Eighth Annual Children’s Film Showcase

Washington University and Cinema St. Louis host talks and screenings Nov. 18, 19 and 20

Washington University’s Center for the Humanities and Program in Film & Media Studies, both in Arts & Sciences, will host the Eighth Annual Children’s Film Showcase Friday, Saturday and Sunday, Nov. 18, 19 and 20.

Subtitled “An Exploration of Children’s Films and Their Audiences,” the showcase is presented in conjunction with Cinema St. Louis, as part of the 20th Annual St. Louis International Film Festival.

In all, the Children’s Film Showcase will feature 11 screenings as well as lectures and Q&A sessions with several of the filmmakers. The Brown School also is a sponsor of the film festival, and is sponsoring the human rights sidebar of films at the upcoming festival.

All events are free and open to the public and take place in Brown Hall Auditorium, unless otherwise noted. Brown Hall is located near the intersection of Forysth Boulevard and Hoyt Drive.

For more information, call the Center for the Humanities at (314) 935-5576.

A still from Aurelie LaFlamme’s Diary (Le Journal d’Aurèliel LaFlamme) (2010).

Schedule of Events

Friday, Nov. 18

6 p.m.
Little Vampire (2004)

Directed by Christian Choquet and Gilles Deyries
Consisting of five cartoons, each 12 minutes in length, the Little Vampire stories explore topics such as bullying, friendship and being kind to animals, seasoning their lessons with a dose of supernatural adventure. All ages.

7:30 p.m.
Voltron Force! Behind the Scenes of the Animated Series
The St. Louis-based producers of Nicktoon’s hit animated series Voltron Force! reveal the step-by-step process of how a cartoon gets made, from creation of the “show bible” to voice casting, storyboards and rough animation. All ages.

Saturday, Nov. 19

10 a.m.
Poco’s Rusty Young and Jack Sundrud: Scoring Weston Cartoons
Tivoli Theatre
Free for children 12 and younger, $10 for adults.

Musicians Rusty Young and Jack Sundrud — both longtime members of the pioneering country-rock band Poco — also moonlight as composers for Weston Woods, which adapts classic children’s books into animated shorts. For this event, the duo will screen four Weston Woods cartoons that feature their music, introducing, discussing and playing music from each film. A Q&A will follow. All ages.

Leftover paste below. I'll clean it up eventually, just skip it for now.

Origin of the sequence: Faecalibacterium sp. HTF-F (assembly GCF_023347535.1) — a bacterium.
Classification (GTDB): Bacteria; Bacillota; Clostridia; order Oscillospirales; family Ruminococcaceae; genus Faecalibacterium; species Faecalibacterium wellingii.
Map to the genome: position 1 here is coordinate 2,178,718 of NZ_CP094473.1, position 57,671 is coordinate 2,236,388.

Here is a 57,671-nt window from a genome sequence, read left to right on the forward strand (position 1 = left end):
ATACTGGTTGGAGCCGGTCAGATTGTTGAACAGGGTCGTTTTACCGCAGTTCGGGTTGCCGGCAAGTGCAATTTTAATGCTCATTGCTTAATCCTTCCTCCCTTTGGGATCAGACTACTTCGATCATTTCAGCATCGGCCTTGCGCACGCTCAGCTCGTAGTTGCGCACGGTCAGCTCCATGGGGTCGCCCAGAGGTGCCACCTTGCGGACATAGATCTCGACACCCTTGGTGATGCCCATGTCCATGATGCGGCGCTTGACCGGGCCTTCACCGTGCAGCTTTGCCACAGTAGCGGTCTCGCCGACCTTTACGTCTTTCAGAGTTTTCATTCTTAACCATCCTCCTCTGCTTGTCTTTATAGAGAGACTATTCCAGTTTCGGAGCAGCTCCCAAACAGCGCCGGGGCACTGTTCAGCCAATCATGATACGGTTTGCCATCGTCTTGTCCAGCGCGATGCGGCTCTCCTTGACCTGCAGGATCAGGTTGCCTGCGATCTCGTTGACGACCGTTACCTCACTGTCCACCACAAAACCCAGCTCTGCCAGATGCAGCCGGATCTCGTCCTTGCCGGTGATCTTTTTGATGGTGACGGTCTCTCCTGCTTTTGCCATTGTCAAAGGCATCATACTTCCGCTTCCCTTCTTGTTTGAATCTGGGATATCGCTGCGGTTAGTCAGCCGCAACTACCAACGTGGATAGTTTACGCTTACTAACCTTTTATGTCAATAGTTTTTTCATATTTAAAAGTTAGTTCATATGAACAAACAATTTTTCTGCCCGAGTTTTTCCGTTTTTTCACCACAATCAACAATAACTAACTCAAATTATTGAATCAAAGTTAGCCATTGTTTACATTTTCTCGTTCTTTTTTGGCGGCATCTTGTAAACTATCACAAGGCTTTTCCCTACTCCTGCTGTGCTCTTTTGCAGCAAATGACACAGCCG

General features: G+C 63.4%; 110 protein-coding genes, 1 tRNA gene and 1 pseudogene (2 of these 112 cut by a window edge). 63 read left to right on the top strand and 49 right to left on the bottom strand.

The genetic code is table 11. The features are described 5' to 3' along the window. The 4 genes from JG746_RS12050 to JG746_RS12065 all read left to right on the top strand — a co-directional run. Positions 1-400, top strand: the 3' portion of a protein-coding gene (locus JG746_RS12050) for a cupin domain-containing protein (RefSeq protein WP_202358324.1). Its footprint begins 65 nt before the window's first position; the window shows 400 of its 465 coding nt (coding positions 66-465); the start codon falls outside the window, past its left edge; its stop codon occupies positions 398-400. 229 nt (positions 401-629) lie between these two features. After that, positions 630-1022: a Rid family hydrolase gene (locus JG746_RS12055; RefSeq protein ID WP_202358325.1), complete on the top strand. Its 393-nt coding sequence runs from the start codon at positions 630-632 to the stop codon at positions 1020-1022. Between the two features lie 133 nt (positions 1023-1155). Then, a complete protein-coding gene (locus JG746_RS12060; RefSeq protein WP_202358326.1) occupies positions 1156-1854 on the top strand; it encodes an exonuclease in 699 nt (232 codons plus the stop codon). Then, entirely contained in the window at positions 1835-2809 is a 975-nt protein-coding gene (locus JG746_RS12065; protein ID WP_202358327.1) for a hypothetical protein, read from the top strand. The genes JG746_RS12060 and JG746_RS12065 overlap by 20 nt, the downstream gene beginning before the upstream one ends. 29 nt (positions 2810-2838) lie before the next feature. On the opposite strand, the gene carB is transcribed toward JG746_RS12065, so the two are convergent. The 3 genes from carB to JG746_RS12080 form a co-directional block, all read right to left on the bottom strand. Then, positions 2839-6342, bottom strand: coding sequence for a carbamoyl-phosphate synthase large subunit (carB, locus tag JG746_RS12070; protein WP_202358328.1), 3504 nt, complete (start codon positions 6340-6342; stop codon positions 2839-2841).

12 p.m.
Quest for Zhu
Directed by Bob Doucette
The ZhuZhu Pets — the St. Louis-based toy sensation — are brought to animated life in this heartwarming tale of four lively young teens (who just happen to be hamsters) on a quest to find the Palace of Zhu. All ages.

2 p.m.
A Weston Woods Animation Sampler

Ten Weston Woods classics are featured, ranging across the decades and including adaptations of Maurice Sendak’s Where the Wild Things Are and the Caldecott Medal-winning The Man Who Walked Between the Towers. All ages.

4:30 p.m.
Circus Dreams (2011)

Directed by Signe Taylor
This documentary tells the story of a group of 12-to-18-year-olds performing in Cirkus Smirkus, the country’s oldest traveling youth circus. Age 10 and older.

7 p.m.
Snowmen (2010)

Directed by Robert Kirbyson
This humorous and heartfelt story centers on Josh (Bobby Coleman), a kid in remission following cancer treatment, who uses his illness to gain attention. Age 8 and older.

Sunday, Nov. 20

12 p.m.
A Cat in Paris (Une Vie De Chat) (2010)

Directed by Jean-Loup Felicioli
The studio behind Mia & the Migoo delivers a new animated classic in this beautifully hand-drawn caper set in the shadow-drenched alleyways of Paris. Age 8 and older.

1:30 p.m.
Eleanor’s Secret (Kèrity, la maison des contes) (2008)

Directed by Dominique Monfèry
A magic library transforms a boy’s life in this animated feature. Age 8 and older.

3:30 p.m.
Aurelie LaFlamme’s Diary (Le Journal d’Aurèliel LaFlamme) (2010)

Directed by Christian Laurence
Through the pages of her diary, Aurelie confides her joys and sorrows, successes and failures, loves and friendships, and tries to find her place in the world. Age 12 and older. Includes adult language. In French with English subtitles.

6 p.m.
Tomorrow Will be Better (Jutro Bedzie Lepiej) (2010)

Directed by Dorota Kedzierzawska
Polish director Dorota Kedzierzawska (I Am) follows the unusual journey of three young boys who become mini-heroes in our strange times. Includes adult language and female nudity. Ages 15 and older. In Polish with English subtitles.